Dancing on the Edge – Review

February 6, 2013 by  
Filed under Reviews

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Dancing on the Edge

BBC One, Monday, February 4, 9pm

Jazz. At extreme risk of sounding like an old fogey, I’d take a wild stab in the dark and guess that many of today’s younger generation would stick their noses up at it like a bad smell, in favour of glitch, shoegaze or whatever the son de jour happens to be. In all fairness, I’d probably join them. But back in the early twentieth century jazz really was the rock and roll, punk or grime of its day. With its booming brass ‘n bass, rapid rhythms and overt sexuality, it upset the establishment.

Given that jazz was mostly played by people of Afro-Caribbean descent, it also upset the demented sensibility of a society where racism was still as overt as the sun in the sky. An early scene in Dancing on the Edge captures such absurdity perfectly, as the Louis Lester Band (led by the always glorious Chiwetel Ejiofor) reluctantly accepts a gig at one of London’s more conservative hotels, takes to the stage and lets rip. The stuffy clientele, all white, all trussed up in dinner jackets and evening gowns, clink their soup bowls, mutter their discontent and begin to make their exits.

Fortunately the band have two very influential backers: Matthew Goode’s roguish reporter, reviewer, editor and pretty much everything else at the (not new) Music Express and the ultra-connected Donaldson, played by the ever brilliant Anthony Head. With their help, the hotel gig becomes a regular and Louis Lester and his men – with the fresh addition of two female vocalists – become favourites of Prince George and US acting royalty in the fine form of John Goodman.

In less accomplished hands, this could all have turned into a glitzy production about the band’s triumphant rise to fame, but as Dancing on the Edge is written and directed by Steven Poliakoff, things were never going to be so tame. We already know that the story is going to end on a downbeat note, thanks to a prologue set 18 months ahead of the events we witness that sizzles with intrigue and mistrust. The question now is how Poliakoff is going to take us
there.

Apparently some people struggled with the first episode, complaining that it was too long and boring. To them I would simply advise sticking to more remedial fare like Doctor Who or Spooks, where everything is clearly signposted for you and wrapped up neatly in less than an hour. If the aforementioned are akin to webisodes, then Dancing on the Edge is like a great novel that allows its characters and their motivations to develop at a natural pace.

Apart from a smidgen of liberal guff, nothing in it feels forced, the powerhouse cast are all at the top of their game and the payoff at the end of episode two has really whet the appetite for the next three nights. And, despite what I said earlier, even the jazz numbers are great. Nice…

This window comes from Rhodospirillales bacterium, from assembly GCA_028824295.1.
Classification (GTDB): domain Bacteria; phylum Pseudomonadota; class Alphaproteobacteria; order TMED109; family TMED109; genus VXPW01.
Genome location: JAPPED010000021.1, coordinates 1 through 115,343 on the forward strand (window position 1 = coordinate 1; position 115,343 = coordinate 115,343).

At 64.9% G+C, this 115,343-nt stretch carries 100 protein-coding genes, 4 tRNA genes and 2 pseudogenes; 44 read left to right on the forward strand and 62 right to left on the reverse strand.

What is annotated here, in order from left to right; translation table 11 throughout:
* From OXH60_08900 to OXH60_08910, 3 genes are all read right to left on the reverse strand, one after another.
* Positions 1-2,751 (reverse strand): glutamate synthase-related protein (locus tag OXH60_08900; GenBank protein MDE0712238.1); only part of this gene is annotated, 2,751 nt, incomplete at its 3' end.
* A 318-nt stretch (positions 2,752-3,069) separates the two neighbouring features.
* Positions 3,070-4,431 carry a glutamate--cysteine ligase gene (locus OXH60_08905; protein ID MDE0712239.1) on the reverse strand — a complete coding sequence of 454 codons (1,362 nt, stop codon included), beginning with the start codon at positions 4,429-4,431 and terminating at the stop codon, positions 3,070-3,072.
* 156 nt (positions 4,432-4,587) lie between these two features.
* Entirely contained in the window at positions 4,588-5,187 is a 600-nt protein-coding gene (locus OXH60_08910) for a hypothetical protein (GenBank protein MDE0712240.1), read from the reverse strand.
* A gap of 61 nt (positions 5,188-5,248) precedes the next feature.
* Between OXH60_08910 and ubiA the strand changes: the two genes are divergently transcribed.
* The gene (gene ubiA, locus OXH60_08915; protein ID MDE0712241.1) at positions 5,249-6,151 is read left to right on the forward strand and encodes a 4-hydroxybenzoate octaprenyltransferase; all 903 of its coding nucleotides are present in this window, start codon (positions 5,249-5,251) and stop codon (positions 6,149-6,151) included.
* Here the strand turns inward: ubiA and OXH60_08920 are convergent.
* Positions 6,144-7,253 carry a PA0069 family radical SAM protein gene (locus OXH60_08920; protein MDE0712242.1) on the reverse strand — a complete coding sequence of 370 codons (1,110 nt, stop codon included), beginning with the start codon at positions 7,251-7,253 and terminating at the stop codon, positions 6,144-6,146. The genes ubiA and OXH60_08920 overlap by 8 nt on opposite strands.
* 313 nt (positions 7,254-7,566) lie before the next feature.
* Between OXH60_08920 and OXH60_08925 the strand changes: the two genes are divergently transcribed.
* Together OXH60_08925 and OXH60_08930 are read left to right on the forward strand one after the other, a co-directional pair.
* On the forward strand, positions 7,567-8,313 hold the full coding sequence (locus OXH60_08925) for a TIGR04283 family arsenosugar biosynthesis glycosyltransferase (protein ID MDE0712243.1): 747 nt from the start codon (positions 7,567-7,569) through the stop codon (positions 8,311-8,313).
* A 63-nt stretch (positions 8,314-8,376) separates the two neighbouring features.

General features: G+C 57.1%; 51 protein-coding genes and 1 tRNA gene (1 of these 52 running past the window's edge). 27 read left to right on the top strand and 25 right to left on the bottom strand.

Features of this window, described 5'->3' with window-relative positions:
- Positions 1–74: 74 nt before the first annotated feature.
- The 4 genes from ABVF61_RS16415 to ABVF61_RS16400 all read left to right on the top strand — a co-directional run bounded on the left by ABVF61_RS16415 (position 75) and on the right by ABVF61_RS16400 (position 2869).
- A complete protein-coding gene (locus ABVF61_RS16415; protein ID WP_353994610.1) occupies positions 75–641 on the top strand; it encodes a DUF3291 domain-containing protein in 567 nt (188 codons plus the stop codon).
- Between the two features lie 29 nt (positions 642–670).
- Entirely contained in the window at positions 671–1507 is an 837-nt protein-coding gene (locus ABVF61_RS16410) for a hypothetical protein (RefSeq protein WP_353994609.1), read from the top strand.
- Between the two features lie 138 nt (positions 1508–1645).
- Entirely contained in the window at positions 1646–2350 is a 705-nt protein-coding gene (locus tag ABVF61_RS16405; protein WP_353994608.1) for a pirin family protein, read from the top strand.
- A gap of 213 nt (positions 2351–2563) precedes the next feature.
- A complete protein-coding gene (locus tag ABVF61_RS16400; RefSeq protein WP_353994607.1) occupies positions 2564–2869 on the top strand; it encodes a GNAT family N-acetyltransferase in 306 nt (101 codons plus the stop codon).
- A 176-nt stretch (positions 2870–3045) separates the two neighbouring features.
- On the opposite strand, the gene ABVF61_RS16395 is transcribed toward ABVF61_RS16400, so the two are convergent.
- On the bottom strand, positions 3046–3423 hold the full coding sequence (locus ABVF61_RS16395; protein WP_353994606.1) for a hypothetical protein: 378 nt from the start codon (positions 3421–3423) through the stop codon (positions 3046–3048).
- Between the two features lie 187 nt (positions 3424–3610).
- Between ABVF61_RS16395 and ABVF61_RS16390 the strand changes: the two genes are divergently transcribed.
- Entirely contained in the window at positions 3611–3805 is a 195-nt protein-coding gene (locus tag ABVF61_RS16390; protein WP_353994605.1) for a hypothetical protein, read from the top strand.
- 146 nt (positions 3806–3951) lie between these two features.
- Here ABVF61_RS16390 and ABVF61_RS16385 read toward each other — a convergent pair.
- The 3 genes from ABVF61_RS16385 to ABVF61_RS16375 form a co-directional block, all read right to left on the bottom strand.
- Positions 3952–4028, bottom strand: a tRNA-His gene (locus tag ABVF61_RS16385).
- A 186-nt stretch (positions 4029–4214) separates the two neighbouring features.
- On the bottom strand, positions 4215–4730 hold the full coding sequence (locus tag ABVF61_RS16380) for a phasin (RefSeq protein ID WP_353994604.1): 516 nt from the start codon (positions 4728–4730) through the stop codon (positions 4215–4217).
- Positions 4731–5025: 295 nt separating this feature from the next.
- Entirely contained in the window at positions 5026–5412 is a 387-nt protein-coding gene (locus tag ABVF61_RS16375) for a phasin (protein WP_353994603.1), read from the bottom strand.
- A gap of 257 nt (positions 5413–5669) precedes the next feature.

Ian Manning says:

Aside from the frankly not really believable total lack of racial prejudice from everyone other than the nasty Nazis and maybe those po-faced Immigration officials, I was really enjoying this series. Terrific acting (wonderful to see Jacqueline Bisset back on the screen!), fascinating characters and convincing interiors (and most exteriors – see below) and wonderful costumes. However, the fourth episode last night brought me up short and bounced me straight out of the drama. In an earlier episode, I had not allowed the pristine steam train on the clearly empty modern steam railway to destroy my concentration on the story. (Even an American multi-millionaire wouldn’t have been able to persuade one of the Big Four railway companies of the 1930s to clear a whole line of other traffic for so many hours!) But the New Year’s Eve party in tonight’s episode set in an unheated stable block with plenty of bare female skin on show, followed by a walk in a deciduous English wood in full leaf at the end of the coldest December (1933) for 43 years – how utterly ridiculous! And even more so given that we were shown how cold the house was in an earlier episode with the characters unable to sleep due to it.) And, sorry, I won’t allow anyone to brush this aside as petty nitpicking by a nerdy train spotter or amateur weather forecaster (of which I am neither)! All drama relies on the suspension of disbelief and such cynical penny pinching by the production team caused that suspension to evaporate in an instant. Of course, I might be in a minority of one, but I found it such a huge disappointment as the acting is excellent and, as has been said, the costumes and interiors are spot on. Overall, a real let down after such great expectations from a great film maker.